Top-line revenue more than quadrupled for Houston, Texas-based Spectrum Uniforms, which sells medical apparel and accessories. Respondent Chandani Radia, Managing Director of Spectrum Uniforms, attributed the company’s success to operating in an industry essential to supplying products for combating the pandemic. However, she also attributed gains to pivoting their supply chain strategy, operating according to overarching values and bringing in the right resources at the right time. “We had to scale quickly, and there is no case study for what happens when you grow 3,000% from one month to the next … . We brought in talent where we needed it and consulted experts to make sure we were moving in the right direction because we did not have room to make mistakes.”
We had to scale quickly, and there is no case study for what happens when you grow 3,000% from one month to the next.
Employees of women-owned businesses weathered little to positive job or salary impact
Even though the pandemic caused a dramatic spike in US unemployment peaking at 14.8% in April 20201, only about one-third (34%) of the survey respondents reported a reduction in their workforces, with 48% reporting no direct impact and 18% increasing their headcount during this time. In terms of compensation, 45% reported no impact on employee salaries during the economic downturn, while 34% of women founders increased their staff’s salaries during 2020.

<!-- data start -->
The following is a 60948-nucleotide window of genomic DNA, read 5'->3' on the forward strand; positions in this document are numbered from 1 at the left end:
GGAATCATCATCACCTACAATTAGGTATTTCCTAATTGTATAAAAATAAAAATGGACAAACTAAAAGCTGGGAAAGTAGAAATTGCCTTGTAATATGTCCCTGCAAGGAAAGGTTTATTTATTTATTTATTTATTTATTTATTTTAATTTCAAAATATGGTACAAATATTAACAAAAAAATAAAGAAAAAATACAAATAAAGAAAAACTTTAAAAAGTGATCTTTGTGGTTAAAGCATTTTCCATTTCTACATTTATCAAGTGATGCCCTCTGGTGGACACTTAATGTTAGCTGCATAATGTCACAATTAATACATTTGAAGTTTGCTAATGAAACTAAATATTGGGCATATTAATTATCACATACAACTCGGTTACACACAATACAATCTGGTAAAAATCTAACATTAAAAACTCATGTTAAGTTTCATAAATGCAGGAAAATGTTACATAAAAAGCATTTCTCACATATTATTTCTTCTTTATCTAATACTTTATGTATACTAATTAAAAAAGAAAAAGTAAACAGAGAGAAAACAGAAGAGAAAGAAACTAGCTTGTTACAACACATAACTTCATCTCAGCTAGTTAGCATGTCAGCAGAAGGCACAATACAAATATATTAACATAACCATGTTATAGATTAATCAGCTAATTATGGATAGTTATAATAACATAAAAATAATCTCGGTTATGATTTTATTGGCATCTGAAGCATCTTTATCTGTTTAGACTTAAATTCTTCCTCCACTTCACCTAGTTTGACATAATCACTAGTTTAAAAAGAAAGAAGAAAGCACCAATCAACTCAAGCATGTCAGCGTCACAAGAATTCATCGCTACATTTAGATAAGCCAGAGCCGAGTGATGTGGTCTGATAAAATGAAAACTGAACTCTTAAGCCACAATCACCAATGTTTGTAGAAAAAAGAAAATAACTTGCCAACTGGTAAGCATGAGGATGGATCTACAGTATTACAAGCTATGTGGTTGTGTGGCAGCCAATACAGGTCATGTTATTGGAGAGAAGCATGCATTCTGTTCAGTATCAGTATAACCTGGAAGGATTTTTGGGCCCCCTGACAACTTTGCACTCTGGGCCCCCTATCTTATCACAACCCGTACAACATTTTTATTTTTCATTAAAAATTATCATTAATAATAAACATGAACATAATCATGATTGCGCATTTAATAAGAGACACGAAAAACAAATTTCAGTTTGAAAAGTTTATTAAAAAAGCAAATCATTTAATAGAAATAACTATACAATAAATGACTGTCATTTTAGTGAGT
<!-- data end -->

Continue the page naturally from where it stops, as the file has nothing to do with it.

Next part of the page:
Growth Acceleration Partners, a technology solutions company located in Austin, Texas, generated revenue gains during the pandemic and was able to avoid layoffs. “The executive team was willing to forego salary if needed, borrow money if needed, and the rest of the team responded,” said CEO and Co-Founder Joyce Durst. “The entire team became singularly focused on doing everything they could to help each other, each other’s families, and our clients get through this challenging time.”
Women entrepreneurs are optimistic post pandemic, seeking capital to expand or sell their business
As the US reaches critical levels of mass vaccination and the economy reopens, women entrepreneurs reported a level of optimism attributed to having rethought their business strategies (68%) and strengthened their leadership teams (63%). An overwhelming majority (79%) of respondents have a positive outlook about their company’s ability to grow in 2021 compared with 2020, with 76% of respondents expecting to hire in 2021.
Positive growth outlook79%
Respondents who have a positive outlook about their company’s ability to grow in 2021 compared to 2020.